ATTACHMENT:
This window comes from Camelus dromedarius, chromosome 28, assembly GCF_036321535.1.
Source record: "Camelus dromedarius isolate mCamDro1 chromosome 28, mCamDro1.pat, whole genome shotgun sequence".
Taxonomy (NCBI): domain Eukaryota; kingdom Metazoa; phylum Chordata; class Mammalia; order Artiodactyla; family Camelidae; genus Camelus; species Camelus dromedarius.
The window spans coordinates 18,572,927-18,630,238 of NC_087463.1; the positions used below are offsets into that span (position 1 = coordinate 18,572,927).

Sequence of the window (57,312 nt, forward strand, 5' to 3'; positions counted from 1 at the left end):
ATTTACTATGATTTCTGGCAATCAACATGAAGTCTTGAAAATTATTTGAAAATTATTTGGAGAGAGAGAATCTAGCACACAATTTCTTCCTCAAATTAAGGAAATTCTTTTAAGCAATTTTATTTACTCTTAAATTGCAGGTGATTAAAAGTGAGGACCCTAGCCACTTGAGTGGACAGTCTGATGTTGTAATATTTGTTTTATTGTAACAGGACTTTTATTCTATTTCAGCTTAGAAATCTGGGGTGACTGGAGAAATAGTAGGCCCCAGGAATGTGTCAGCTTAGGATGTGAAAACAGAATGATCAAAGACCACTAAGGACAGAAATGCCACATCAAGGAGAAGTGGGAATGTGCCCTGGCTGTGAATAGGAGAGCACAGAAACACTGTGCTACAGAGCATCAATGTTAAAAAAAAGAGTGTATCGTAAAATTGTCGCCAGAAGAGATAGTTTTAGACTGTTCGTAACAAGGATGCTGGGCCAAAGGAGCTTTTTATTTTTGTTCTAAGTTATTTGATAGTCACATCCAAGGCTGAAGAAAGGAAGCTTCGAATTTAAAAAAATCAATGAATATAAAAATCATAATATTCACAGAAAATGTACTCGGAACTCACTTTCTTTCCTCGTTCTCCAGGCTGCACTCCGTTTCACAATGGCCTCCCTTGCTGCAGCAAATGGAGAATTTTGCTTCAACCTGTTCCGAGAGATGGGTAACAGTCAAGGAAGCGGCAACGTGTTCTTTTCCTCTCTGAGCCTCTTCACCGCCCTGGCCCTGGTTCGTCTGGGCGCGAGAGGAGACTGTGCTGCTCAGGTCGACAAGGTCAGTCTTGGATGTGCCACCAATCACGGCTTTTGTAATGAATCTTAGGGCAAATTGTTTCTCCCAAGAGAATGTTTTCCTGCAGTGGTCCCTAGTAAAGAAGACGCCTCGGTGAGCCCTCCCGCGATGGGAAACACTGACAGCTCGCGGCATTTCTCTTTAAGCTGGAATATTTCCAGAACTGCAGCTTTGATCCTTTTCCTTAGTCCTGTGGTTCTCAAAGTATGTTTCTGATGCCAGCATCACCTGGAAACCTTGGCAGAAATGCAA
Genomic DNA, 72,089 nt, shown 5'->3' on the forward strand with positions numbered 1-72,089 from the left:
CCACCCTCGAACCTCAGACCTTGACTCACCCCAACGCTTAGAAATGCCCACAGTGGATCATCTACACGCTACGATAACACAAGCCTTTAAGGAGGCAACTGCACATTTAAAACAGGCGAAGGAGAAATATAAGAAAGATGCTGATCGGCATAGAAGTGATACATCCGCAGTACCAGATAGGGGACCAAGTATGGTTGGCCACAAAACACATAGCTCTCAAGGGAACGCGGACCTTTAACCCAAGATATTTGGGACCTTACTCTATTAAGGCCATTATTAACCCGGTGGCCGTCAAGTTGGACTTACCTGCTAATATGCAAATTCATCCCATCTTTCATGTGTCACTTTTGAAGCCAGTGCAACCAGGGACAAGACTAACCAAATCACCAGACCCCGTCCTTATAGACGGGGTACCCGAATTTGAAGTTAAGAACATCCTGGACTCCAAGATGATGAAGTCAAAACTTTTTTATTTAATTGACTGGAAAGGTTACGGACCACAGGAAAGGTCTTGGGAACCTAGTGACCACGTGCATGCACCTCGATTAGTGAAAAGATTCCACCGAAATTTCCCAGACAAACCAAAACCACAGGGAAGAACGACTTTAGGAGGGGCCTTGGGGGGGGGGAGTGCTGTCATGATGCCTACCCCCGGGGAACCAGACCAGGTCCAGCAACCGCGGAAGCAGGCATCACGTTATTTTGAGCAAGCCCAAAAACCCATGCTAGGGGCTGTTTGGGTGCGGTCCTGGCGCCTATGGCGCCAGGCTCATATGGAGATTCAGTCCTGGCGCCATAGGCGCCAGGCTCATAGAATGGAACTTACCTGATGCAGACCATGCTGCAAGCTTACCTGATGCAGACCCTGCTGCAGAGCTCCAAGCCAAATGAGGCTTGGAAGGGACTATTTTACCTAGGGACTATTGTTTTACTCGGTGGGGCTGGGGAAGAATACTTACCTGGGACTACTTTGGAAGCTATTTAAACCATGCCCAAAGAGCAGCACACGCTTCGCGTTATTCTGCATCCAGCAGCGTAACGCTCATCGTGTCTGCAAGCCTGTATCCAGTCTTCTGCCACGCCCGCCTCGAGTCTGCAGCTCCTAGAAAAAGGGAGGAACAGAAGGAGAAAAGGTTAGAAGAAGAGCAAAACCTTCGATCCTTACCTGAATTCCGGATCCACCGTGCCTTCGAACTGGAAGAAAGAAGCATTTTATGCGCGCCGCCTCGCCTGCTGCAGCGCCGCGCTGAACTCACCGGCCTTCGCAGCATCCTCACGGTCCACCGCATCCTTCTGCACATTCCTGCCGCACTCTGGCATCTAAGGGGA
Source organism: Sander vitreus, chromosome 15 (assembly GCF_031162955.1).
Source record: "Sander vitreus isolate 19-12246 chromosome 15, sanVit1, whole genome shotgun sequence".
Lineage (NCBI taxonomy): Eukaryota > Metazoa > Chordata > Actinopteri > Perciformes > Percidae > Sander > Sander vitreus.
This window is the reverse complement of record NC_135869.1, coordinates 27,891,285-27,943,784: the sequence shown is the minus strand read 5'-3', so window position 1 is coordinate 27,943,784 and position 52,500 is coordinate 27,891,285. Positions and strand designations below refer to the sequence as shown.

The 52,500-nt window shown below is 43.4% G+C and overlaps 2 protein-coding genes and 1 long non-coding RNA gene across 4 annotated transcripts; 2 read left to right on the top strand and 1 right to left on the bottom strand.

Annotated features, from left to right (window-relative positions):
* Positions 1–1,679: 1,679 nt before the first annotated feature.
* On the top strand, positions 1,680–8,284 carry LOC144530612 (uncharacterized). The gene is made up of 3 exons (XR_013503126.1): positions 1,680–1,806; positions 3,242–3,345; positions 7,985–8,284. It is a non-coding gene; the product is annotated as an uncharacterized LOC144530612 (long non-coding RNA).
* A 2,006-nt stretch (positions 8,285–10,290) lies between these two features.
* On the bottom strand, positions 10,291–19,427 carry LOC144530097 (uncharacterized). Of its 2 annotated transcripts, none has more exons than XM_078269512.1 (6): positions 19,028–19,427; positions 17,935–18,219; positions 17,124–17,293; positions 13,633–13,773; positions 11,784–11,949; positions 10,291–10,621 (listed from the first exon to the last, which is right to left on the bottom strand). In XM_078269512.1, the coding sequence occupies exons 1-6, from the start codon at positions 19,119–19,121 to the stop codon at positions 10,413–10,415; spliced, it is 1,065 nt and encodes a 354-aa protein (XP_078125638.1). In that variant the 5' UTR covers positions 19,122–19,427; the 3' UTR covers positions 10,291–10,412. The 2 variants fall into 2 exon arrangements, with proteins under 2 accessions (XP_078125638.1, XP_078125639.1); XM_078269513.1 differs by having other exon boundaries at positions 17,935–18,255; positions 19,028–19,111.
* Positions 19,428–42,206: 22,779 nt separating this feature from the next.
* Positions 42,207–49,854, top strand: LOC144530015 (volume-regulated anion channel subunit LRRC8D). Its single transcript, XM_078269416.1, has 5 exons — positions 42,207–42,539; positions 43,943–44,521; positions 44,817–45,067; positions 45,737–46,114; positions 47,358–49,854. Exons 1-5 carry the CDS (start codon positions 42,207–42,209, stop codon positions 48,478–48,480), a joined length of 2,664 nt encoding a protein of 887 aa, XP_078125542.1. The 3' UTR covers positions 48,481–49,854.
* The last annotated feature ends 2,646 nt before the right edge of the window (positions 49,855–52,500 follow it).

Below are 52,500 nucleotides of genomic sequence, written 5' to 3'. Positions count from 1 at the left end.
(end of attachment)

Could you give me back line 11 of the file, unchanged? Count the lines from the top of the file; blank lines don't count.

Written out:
Lineage (NCBI taxonomy): Eukaryota > Metazoa > Chordata > Actinopteri > Perciformes > Percidae > Sander > Sander vitreus.